Covering roughly 70% of Turkmenistan is the Karakum Desert, a massive expanse of sun-scorched dunes. This parched 350,000sq km area has endless crests and valleys of the Karakum’s barren wilderness. However, in the desert’s north-central plain, one may stumble upon a truly surreal sight of the Darvaza Crater. It is a molten gas pit that has been spewing fire for decades and is known as “The Gates of Hell”.
After setting out on the first trip to explore the crater’s depths in 2013, Canadian explorer George Kourounis revealed that no one knows how this hellish inferno came to be. The gaping 69m-wide by-30m-deep crater, according to local Turkmen geologists, emerged in the 1960s and wasn’t engulfed in flames until the 1980s. However, because gas and oil were coveted commodities in Turkmenistan during the Soviet era, any record of the crater’s origin appears to be classified and top-secret information. So, the question remains, how did this so-called man-made gateway to hell come into being?
The Darvaza Crater
The gas crater is located near Darvaza, also known as Derweze, a settlement. It is located in the Karakum Desert, some 260 kilometres (160 miles) north of Ashgabat, Turkmenistan’s capital. One of the world’s largest gas reserves can be discovered here. Locals gave the field the moniker “Door to Hell” because of the fire, boiling mud, and orange flames in the enormous crater, which has a diameter of 70 metres (230 ft). The hot patches cover a 60-meter (200-foot) wide area and reach a depth of roughly 20 metres (66 ft).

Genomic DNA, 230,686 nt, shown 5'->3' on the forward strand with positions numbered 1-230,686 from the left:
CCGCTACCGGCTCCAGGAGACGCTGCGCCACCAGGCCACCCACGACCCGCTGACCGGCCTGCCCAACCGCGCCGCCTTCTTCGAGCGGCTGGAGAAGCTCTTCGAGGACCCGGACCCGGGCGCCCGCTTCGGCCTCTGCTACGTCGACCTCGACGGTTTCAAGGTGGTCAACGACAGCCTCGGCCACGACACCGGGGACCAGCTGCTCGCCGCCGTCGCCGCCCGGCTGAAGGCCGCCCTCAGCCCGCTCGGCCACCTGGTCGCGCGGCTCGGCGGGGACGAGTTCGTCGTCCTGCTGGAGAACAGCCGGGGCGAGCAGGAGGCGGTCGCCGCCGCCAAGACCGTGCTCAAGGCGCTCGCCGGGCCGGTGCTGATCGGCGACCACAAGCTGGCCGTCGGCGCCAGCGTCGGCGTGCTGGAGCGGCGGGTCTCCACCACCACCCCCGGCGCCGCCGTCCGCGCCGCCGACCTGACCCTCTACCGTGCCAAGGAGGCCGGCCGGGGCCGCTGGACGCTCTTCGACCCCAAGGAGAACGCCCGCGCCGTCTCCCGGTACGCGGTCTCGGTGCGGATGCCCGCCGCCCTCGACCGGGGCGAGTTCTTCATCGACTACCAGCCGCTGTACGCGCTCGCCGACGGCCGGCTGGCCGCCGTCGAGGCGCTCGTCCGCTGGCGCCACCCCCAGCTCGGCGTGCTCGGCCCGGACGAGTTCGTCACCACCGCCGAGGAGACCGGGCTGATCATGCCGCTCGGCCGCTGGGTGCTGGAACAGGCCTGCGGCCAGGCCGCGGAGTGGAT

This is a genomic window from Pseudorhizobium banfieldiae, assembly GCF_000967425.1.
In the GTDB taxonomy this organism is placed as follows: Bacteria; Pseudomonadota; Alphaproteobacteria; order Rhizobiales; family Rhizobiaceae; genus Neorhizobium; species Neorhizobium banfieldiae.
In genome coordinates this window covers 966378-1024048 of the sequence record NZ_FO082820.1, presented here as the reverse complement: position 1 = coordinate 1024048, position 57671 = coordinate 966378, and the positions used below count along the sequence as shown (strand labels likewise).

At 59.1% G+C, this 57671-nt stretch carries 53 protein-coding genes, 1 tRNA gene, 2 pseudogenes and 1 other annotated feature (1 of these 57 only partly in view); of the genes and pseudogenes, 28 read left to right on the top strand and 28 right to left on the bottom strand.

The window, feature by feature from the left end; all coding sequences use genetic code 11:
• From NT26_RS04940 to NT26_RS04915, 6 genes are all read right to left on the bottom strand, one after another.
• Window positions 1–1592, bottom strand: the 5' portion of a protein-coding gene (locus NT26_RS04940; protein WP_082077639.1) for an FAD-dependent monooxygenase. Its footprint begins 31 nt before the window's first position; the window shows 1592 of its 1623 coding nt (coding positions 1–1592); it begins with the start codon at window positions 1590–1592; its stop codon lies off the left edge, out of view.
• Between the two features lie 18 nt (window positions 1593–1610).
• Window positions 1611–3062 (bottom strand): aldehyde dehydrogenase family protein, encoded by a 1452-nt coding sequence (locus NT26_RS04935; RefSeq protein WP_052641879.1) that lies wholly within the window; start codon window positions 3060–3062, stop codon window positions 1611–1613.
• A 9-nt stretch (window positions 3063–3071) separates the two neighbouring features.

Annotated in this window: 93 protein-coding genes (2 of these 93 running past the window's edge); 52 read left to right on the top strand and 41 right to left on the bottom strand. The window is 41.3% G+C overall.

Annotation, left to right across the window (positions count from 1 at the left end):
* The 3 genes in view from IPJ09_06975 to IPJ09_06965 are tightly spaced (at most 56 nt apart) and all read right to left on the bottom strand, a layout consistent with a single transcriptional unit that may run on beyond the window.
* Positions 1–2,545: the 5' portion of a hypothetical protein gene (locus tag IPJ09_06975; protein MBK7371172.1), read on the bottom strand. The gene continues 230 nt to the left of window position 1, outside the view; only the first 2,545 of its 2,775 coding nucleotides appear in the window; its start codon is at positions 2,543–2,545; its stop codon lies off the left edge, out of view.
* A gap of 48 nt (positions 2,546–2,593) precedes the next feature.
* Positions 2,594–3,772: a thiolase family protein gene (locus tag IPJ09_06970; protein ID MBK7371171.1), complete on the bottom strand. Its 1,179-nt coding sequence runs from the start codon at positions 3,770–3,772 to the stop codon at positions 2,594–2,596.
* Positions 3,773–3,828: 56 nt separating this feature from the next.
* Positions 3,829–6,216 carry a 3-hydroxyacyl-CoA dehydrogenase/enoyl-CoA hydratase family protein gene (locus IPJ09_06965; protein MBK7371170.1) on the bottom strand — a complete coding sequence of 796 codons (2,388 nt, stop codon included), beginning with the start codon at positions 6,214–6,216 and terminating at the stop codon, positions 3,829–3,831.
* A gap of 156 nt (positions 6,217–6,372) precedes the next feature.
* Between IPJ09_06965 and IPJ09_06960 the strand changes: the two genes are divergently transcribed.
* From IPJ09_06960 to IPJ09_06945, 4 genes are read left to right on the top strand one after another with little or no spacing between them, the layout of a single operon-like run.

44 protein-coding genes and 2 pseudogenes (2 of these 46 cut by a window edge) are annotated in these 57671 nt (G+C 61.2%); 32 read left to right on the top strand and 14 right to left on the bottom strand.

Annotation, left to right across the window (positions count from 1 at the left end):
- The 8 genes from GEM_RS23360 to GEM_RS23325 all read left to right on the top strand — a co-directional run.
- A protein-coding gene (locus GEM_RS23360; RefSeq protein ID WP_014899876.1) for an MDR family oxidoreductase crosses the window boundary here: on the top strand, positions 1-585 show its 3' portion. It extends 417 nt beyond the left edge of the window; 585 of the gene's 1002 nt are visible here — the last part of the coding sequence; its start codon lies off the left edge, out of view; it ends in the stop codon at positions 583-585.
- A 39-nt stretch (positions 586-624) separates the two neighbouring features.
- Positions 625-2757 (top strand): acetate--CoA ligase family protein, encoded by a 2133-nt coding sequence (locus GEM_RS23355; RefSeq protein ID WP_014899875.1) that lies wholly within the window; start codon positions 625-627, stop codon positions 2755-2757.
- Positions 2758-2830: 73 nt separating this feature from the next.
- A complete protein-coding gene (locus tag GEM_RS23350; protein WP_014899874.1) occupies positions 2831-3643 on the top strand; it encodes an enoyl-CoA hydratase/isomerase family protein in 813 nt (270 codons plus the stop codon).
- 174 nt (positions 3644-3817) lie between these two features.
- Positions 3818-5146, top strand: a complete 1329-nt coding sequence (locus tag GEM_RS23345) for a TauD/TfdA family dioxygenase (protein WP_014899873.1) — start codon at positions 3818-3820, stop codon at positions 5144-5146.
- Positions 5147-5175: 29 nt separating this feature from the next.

The history of the crater’s early years is unknown: local geologists believe the collapse into a crater occurred in the 1960s, and the gases were not set on fire until the 1980s. However, neither the Soviet nor Turkmen versions of events have been documented. Gurbanguly Berdimuhamedow, the President of Turkmenistan visited the site in April 2010 and ordered that the hole be covered. He designated a wildlife reserve in the Karakum Desert including the crater in 2013. He emerged on state television in 2019 doing doughnuts around the crater to debunk and refute rumours that he had died.
The origin story
According to Turkmen geologist Anatoly Bushmakin, Soviet engineers discovered the location in 1971. It was supposed to be a large oil field location at first. The engineers set up a drilling rig and operations to determine the amount of oil that was available at the location. The ground beneath the drilling rig and camp fell producing a broad crater shortly after the preliminary survey discovered a natural gas pocket, burying the rig with no deaths.
Engineers decided to burn the gas off because they expected dangerous leaks of harmful gases from the cavern into adjacent communities. It was estimated that the gas would burn out within a few weeks, but it has instead continued to burn for 50 years and is expected to keep on burning.